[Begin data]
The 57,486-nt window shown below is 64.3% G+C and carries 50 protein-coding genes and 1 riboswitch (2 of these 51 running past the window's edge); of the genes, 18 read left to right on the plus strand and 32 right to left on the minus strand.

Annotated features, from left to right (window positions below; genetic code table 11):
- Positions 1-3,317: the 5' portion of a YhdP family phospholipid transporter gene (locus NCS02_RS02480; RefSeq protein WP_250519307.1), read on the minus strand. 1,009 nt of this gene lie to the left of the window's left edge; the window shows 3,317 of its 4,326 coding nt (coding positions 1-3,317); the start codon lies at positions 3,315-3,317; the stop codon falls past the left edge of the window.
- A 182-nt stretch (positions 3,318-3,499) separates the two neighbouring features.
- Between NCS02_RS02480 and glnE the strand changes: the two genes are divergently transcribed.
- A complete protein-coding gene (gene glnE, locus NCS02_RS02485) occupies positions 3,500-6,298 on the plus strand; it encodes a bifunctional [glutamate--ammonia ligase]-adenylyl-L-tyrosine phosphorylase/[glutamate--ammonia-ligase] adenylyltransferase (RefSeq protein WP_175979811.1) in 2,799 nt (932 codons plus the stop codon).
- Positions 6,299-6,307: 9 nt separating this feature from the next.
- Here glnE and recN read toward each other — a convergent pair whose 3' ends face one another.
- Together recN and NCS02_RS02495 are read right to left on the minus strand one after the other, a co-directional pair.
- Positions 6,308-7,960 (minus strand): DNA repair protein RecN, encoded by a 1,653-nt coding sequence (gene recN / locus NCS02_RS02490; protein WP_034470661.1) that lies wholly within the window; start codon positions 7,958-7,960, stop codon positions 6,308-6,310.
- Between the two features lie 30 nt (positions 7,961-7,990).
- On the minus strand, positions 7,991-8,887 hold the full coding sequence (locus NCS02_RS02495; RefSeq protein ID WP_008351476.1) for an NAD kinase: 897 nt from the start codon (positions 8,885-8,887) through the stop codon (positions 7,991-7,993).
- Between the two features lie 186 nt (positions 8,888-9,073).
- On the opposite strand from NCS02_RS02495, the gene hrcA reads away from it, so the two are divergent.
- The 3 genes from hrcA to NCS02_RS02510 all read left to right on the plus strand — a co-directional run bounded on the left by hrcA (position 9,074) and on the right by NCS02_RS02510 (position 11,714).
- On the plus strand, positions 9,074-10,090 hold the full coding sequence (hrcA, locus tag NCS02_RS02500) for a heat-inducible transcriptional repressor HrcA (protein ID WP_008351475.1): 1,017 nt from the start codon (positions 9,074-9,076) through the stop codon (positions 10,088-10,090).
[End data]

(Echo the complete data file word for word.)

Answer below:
The 57,486-nt window shown below is 64.3% G+C and carries 50 protein-coding genes and 1 riboswitch (2 of these 51 running past the window's edge); of the genes, 18 read left to right on the plus strand and 32 right to left on the minus strand.

Annotated features, from left to right (window positions below; genetic code table 11):
- Positions 1-3,317: the 5' portion of a YhdP family phospholipid transporter gene (locus NCS02_RS02480; RefSeq protein WP_250519307.1), read on the minus strand. 1,009 nt of this gene lie to the left of the window's left edge; the window shows 3,317 of its 4,326 coding nt (coding positions 1-3,317); the start codon lies at positions 3,315-3,317; the stop codon falls past the left edge of the window.
- A 182-nt stretch (positions 3,318-3,499) separates the two neighbouring features.
- Between NCS02_RS02480 and glnE the strand changes: the two genes are divergently transcribed.
- A complete protein-coding gene (gene glnE, locus NCS02_RS02485) occupies positions 3,500-6,298 on the plus strand; it encodes a bifunctional [glutamate--ammonia ligase]-adenylyl-L-tyrosine phosphorylase/[glutamate--ammonia-ligase] adenylyltransferase (RefSeq protein WP_175979811.1) in 2,799 nt (932 codons plus the stop codon).
- Positions 6,299-6,307: 9 nt separating this feature from the next.
- Here glnE and recN read toward each other — a convergent pair whose 3' ends face one another.
- Together recN and NCS02_RS02495 are read right to left on the minus strand one after the other, a co-directional pair.
- Positions 6,308-7,960 (minus strand): DNA repair protein RecN, encoded by a 1,653-nt coding sequence (gene recN / locus NCS02_RS02490; protein WP_034470661.1) that lies wholly within the window; start codon positions 7,958-7,960, stop codon positions 6,308-6,310.
- Between the two features lie 30 nt (positions 7,961-7,990).
- On the minus strand, positions 7,991-8,887 hold the full coding sequence (locus NCS02_RS02495; RefSeq protein ID WP_008351476.1) for an NAD kinase: 897 nt from the start codon (positions 8,885-8,887) through the stop codon (positions 7,991-7,993).
- Between the two features lie 186 nt (positions 8,888-9,073).
- On the opposite strand from NCS02_RS02495, the gene hrcA reads away from it, so the two are divergent.
- The 3 genes from hrcA to NCS02_RS02510 all read left to right on the plus strand — a co-directional run bounded on the left by hrcA (position 9,074) and on the right by NCS02_RS02510 (position 11,714).
- On the plus strand, positions 9,074-10,090 hold the full coding sequence (hrcA, locus tag NCS02_RS02500) for a heat-inducible transcriptional repressor HrcA (protein ID WP_008351475.1): 1,017 nt from the start codon (positions 9,074-9,076) through the stop codon (positions 10,088-10,090).